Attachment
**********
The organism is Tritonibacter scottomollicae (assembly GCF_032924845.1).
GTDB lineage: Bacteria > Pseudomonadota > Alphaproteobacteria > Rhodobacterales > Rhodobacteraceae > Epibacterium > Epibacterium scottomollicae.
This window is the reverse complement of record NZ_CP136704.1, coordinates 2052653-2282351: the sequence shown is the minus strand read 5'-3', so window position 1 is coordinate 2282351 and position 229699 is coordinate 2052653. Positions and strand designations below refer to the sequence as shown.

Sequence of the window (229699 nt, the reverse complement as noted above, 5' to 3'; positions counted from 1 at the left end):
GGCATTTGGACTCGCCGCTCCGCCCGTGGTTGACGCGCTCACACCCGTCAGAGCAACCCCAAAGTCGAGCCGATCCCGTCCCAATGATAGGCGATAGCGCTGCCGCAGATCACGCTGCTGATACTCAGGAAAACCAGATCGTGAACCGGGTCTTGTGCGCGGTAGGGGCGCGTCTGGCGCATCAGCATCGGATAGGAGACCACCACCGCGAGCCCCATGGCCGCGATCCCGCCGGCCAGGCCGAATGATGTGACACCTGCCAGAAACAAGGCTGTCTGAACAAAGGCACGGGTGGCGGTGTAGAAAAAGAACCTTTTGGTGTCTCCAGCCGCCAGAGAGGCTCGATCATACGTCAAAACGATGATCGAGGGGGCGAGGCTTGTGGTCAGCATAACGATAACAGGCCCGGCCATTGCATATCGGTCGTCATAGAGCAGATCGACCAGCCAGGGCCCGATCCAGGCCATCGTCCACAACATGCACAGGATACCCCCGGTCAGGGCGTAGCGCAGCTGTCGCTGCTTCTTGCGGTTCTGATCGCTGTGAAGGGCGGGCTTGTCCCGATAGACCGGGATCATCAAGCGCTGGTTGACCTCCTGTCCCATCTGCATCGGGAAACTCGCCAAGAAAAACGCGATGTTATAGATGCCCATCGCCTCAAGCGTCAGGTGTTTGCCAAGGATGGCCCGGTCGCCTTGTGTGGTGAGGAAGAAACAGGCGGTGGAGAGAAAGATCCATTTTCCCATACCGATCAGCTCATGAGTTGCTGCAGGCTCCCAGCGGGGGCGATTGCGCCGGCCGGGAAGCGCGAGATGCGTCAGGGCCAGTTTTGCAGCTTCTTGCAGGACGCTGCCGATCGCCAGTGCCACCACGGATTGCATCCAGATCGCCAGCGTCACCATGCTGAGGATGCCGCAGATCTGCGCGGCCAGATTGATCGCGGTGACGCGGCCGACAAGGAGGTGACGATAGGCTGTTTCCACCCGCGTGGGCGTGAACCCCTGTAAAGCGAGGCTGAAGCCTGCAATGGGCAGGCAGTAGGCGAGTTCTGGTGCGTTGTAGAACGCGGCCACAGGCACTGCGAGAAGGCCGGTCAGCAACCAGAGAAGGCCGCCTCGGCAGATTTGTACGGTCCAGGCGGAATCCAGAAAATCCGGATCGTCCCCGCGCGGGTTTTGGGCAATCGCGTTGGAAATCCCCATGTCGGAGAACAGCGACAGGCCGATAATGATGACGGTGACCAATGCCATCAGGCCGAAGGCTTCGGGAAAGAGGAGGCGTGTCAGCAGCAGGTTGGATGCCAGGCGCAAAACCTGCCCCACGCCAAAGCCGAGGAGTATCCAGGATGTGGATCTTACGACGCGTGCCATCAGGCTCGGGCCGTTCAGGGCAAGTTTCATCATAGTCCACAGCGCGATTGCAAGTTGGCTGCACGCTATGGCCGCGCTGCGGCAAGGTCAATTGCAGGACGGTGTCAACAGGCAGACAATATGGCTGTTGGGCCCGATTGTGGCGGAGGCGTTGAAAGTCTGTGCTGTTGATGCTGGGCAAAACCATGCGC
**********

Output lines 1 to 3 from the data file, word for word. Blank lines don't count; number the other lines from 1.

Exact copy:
The organism is Tritonibacter scottomollicae (assembly GCF_032924845.1).
GTDB lineage: Bacteria > Pseudomonadota > Alphaproteobacteria > Rhodobacterales > Rhodobacteraceae > Epibacterium > Epibacterium scottomollicae.
This window is the reverse complement of record NZ_CP136704.1, coordinates 2052653-2282351: the sequence shown is the minus strand read 5'-3', so window position 1 is coordinate 2282351 and position 229699 is coordinate 2052653. Positions and strand designations below refer to the sequence as shown.